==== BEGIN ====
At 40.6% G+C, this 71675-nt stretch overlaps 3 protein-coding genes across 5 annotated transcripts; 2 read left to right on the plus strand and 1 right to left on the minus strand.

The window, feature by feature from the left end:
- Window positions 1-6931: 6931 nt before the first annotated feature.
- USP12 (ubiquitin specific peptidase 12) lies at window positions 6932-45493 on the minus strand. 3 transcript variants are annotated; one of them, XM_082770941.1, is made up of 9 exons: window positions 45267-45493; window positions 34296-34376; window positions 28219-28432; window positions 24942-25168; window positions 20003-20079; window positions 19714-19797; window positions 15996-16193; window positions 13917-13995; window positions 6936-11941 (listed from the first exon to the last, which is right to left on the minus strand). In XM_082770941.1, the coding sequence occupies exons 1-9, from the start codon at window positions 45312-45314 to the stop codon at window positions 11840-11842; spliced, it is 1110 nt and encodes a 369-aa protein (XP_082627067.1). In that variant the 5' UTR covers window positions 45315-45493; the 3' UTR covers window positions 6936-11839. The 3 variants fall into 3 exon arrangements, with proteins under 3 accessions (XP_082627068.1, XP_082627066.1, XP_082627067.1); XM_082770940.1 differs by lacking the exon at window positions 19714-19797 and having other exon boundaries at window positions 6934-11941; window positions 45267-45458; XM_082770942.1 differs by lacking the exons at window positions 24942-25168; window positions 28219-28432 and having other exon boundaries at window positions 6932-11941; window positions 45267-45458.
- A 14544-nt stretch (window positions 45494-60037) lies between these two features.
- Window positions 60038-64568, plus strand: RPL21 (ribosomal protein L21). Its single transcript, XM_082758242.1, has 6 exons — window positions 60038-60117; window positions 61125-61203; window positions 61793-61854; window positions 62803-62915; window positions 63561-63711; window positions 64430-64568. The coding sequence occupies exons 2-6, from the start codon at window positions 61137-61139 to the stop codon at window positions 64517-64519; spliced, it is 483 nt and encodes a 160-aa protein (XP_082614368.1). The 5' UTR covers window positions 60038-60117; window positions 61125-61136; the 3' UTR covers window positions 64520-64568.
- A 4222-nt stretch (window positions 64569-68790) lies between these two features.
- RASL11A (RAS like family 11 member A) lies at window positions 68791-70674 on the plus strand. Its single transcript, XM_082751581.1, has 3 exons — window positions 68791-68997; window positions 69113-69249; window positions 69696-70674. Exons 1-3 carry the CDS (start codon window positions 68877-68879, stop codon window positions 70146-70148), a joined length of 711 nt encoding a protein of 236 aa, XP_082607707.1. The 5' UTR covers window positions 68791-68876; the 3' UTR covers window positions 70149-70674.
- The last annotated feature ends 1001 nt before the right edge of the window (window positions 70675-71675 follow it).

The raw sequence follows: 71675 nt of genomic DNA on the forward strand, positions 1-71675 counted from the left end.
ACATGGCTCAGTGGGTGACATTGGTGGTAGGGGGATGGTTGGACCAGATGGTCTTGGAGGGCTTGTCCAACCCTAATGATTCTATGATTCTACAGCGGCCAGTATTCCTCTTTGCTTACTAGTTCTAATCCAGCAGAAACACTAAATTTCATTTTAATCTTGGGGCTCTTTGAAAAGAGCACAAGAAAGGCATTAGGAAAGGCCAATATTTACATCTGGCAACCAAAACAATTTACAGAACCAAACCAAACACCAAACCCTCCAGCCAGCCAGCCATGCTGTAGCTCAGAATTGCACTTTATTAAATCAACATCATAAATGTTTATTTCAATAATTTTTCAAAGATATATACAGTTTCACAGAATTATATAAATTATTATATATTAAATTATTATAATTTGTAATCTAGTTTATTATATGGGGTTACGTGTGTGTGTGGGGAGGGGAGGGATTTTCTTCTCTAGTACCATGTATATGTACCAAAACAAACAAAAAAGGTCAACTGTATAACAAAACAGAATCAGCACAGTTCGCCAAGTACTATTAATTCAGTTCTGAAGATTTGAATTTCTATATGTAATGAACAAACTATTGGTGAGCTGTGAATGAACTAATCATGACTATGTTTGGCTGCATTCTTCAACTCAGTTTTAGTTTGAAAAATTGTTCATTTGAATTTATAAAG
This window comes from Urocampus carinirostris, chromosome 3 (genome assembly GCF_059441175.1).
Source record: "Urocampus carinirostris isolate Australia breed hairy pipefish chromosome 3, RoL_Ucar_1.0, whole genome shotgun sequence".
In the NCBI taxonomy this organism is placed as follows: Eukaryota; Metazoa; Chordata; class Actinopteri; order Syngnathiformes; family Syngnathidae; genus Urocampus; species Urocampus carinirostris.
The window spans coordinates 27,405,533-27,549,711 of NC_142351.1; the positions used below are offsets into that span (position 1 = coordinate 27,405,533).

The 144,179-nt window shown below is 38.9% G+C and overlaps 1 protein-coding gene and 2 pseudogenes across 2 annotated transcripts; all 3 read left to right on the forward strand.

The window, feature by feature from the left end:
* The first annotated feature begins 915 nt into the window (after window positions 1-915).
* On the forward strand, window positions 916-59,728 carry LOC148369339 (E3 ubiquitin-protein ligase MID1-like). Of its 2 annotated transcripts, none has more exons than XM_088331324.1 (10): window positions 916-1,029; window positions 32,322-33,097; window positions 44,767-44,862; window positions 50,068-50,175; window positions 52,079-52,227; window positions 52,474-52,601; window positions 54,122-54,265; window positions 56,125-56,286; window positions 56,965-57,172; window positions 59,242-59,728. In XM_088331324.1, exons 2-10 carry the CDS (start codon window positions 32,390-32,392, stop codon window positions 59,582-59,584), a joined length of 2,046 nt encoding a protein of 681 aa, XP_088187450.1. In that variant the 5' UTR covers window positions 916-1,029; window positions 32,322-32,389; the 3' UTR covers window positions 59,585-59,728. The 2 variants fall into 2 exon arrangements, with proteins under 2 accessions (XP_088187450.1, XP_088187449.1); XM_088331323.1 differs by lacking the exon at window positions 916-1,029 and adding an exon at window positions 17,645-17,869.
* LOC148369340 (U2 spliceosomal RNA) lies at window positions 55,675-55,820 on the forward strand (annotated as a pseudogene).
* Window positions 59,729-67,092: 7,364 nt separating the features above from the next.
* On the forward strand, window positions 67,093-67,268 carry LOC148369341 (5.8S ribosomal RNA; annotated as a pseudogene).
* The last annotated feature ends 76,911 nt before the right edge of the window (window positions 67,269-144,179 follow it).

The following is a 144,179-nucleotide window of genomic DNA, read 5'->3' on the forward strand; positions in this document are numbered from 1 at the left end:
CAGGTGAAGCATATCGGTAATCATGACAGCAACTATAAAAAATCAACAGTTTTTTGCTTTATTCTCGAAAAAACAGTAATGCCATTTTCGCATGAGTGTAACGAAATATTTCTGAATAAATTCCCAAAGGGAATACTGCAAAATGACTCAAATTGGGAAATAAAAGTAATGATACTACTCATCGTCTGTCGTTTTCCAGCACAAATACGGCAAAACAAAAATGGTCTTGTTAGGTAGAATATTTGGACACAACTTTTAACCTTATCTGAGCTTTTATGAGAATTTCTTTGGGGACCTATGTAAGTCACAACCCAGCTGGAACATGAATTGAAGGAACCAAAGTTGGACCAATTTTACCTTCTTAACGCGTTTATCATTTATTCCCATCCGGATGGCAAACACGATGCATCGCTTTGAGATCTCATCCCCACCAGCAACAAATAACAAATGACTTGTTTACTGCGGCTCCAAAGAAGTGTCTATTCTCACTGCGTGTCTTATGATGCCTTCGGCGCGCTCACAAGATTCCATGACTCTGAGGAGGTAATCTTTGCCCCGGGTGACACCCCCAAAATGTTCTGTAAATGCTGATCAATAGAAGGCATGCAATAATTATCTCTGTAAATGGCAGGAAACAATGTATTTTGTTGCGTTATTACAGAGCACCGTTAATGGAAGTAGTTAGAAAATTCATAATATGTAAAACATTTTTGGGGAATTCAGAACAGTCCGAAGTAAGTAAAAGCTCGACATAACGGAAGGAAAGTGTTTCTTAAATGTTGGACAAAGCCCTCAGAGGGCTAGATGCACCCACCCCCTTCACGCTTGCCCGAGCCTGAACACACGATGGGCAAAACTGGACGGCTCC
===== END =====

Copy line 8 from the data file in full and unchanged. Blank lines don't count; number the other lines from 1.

- RASL11A (RAS like family 11 member A) lies at window positions 68791-70674 on the plus strand. Its single transcript, XM_082751581.1, has 3 exons — window positions 68791-68997; window positions 69113-69249; window positions 69696-70674. Exons 1-3 carry the CDS (start codon window positions 68877-68879, stop codon window positions 70146-70148), a joined length of 711 nt encoding a protein of 236 aa, XP_082607707.1. The 5' UTR covers window positions 68791-68876; the 3' UTR covers window positions 70149-70674.